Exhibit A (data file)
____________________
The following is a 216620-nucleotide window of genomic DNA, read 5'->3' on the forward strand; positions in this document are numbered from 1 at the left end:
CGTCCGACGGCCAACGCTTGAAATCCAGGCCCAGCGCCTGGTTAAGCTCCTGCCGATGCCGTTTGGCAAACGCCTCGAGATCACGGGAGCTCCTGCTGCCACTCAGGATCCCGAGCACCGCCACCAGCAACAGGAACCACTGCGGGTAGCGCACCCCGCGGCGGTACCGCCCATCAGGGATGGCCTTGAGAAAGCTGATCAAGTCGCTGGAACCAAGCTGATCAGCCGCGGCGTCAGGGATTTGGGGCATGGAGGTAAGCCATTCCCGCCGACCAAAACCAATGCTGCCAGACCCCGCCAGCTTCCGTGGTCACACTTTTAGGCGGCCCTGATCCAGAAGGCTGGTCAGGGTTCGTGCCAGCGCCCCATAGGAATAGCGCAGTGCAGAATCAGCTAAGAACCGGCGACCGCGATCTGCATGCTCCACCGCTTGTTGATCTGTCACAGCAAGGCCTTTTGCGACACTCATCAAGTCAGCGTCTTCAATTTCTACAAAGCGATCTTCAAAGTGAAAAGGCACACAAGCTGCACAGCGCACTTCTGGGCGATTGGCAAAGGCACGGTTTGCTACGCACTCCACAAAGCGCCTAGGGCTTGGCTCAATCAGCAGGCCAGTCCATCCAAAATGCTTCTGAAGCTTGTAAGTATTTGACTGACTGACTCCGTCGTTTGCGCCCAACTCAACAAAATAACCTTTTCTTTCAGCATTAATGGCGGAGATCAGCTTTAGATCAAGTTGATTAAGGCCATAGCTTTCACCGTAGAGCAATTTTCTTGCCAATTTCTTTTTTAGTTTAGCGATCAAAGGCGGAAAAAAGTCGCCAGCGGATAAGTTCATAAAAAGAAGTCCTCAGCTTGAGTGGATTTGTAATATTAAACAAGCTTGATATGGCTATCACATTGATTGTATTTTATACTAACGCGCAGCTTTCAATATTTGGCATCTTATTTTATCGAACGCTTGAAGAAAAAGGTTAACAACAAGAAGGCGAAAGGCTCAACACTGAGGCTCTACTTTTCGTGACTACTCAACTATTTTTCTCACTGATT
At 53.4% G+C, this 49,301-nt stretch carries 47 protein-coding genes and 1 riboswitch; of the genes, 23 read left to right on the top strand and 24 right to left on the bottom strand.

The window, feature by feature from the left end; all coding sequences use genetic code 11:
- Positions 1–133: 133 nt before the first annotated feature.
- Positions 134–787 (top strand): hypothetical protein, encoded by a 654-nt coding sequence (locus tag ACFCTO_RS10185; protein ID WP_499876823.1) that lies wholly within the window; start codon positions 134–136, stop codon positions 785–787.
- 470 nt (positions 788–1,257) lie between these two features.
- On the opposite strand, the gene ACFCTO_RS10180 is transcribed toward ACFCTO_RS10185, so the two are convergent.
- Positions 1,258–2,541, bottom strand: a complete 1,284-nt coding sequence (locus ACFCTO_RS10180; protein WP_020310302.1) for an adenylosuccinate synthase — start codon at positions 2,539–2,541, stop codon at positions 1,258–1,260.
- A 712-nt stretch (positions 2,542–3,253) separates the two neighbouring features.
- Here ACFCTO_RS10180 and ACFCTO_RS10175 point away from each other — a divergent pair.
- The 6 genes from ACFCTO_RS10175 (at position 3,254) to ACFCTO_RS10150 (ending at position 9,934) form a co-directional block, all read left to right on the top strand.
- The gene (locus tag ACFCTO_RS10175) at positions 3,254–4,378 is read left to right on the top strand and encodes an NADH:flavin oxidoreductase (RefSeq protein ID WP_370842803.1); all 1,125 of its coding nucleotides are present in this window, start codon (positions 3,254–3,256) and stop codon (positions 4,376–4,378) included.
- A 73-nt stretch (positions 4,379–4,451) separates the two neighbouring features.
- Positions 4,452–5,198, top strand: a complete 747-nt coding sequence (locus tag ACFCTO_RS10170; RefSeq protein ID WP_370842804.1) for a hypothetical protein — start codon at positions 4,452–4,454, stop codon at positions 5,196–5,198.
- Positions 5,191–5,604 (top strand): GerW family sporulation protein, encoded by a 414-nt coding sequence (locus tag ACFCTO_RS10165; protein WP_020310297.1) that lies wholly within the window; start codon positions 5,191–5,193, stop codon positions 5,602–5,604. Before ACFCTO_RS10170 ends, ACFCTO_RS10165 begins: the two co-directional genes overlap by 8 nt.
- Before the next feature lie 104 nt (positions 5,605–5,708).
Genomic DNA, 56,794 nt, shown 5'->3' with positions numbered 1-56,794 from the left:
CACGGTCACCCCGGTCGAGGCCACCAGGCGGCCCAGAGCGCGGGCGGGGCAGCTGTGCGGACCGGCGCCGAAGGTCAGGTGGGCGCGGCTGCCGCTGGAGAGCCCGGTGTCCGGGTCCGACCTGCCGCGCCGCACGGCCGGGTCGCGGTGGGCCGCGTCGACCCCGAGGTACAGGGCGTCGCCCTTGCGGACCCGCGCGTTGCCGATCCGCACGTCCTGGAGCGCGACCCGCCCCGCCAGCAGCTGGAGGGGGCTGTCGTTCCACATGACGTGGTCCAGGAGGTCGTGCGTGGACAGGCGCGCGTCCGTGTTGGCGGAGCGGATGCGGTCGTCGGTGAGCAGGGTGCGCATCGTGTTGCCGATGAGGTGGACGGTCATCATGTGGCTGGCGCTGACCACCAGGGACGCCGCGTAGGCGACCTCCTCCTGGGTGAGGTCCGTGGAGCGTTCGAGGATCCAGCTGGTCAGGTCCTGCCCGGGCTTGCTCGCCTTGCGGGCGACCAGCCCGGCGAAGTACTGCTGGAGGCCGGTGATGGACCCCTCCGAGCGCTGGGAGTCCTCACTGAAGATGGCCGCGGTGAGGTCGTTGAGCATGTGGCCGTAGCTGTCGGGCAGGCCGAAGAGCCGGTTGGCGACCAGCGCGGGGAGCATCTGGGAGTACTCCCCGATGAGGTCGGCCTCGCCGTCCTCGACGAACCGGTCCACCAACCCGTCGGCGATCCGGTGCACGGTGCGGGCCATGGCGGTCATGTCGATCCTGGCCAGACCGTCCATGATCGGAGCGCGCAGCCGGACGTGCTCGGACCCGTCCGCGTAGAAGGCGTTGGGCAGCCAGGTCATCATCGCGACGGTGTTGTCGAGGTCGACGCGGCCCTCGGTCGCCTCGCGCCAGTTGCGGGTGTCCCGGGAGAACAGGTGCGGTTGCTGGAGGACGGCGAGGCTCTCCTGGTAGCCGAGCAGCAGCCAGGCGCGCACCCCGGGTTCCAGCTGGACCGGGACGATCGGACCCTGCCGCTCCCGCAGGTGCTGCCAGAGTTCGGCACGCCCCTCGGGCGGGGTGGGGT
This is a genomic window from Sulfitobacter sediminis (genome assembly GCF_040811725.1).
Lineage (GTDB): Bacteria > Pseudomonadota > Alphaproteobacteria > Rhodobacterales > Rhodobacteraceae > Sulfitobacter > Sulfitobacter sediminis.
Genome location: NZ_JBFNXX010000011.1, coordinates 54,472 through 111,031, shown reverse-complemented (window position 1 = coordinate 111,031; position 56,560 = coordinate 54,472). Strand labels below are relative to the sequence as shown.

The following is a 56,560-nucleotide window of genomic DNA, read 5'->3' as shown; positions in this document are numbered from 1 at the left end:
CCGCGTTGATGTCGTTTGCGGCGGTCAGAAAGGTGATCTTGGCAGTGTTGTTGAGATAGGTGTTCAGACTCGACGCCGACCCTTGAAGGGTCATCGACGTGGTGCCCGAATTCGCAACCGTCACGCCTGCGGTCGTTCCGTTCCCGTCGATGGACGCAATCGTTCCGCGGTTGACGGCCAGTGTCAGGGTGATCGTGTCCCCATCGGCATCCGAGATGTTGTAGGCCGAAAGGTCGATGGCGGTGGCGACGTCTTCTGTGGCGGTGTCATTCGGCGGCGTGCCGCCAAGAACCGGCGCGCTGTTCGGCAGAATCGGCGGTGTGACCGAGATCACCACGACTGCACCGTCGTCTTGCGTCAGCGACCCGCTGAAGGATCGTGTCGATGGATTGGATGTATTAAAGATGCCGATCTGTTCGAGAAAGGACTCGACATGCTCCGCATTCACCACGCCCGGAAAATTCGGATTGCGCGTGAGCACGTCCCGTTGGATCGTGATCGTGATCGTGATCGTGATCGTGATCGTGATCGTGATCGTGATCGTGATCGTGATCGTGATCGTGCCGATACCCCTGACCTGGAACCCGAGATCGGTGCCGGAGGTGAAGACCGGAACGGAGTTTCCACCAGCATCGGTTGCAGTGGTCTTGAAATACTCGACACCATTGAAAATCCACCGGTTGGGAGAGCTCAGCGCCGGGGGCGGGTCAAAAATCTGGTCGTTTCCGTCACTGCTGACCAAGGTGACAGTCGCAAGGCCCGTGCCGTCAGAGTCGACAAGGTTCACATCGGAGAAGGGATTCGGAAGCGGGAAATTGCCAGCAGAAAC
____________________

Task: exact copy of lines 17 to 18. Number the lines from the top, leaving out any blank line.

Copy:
- Before the next feature lie 104 nt (positions 5,605–5,708).
Genomic DNA, 56,794 nt, shown 5'->3' with positions numbered 1-56,794 from the left: